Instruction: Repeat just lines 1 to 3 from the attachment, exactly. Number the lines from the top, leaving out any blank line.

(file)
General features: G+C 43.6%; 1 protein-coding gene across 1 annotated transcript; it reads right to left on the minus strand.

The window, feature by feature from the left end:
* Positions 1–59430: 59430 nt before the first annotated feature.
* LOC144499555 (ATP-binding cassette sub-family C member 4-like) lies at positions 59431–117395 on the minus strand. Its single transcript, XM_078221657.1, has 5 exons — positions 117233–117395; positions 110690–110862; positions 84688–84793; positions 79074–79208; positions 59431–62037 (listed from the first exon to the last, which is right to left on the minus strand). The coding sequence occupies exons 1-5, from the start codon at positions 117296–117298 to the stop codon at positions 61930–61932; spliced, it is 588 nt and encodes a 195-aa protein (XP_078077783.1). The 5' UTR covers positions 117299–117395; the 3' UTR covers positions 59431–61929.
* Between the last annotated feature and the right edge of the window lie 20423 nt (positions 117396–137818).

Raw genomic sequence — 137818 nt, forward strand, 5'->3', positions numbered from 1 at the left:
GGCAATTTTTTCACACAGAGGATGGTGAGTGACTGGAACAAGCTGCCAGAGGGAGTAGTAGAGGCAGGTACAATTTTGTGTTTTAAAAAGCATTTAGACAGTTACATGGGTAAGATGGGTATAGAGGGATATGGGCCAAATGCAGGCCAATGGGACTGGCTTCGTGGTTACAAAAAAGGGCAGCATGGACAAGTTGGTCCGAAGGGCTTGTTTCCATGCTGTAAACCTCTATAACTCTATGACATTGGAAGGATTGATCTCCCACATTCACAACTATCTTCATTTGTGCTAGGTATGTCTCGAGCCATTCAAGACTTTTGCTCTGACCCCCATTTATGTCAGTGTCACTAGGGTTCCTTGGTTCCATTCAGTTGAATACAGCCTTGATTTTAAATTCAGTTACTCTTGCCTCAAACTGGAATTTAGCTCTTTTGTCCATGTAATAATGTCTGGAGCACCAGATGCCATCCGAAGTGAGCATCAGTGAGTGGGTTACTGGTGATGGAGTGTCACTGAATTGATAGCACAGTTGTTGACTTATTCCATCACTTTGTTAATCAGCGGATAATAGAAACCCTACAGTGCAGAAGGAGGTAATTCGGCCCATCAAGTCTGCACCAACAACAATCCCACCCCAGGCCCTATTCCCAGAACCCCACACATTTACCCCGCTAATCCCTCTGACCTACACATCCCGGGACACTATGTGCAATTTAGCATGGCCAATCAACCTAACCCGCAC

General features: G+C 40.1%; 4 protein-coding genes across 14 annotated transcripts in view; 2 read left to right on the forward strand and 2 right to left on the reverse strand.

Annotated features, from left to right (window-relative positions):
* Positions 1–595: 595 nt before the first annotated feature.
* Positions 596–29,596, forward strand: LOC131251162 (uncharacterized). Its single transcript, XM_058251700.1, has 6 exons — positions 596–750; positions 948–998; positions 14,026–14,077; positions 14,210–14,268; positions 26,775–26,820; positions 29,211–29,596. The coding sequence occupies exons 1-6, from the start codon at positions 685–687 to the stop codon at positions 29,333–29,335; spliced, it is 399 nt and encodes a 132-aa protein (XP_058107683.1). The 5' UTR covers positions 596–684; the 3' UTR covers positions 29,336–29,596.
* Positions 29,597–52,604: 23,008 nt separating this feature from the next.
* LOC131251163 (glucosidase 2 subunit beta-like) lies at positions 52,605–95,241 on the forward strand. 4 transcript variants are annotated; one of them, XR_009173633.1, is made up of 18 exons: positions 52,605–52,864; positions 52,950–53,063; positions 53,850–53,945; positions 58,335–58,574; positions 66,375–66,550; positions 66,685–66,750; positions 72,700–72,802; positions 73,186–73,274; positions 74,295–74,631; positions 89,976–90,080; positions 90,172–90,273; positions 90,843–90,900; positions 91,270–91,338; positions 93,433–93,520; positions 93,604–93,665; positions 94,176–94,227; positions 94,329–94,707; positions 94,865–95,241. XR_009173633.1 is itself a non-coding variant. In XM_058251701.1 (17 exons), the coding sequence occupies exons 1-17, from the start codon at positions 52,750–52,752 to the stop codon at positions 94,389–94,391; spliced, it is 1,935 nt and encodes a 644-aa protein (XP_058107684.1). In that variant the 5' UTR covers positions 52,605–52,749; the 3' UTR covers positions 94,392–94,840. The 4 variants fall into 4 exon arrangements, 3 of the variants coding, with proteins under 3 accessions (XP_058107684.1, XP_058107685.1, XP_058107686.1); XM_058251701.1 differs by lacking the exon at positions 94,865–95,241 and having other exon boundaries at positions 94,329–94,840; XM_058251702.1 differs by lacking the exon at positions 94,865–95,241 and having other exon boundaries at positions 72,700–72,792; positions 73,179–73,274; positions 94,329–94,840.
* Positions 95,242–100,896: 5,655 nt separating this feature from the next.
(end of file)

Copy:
General features: G+C 43.6%; 1 protein-coding gene across 1 annotated transcript; it reads right to left on the minus strand.

The window, feature by feature from the left end:
* Positions 1–59430: 59430 nt before the first annotated feature.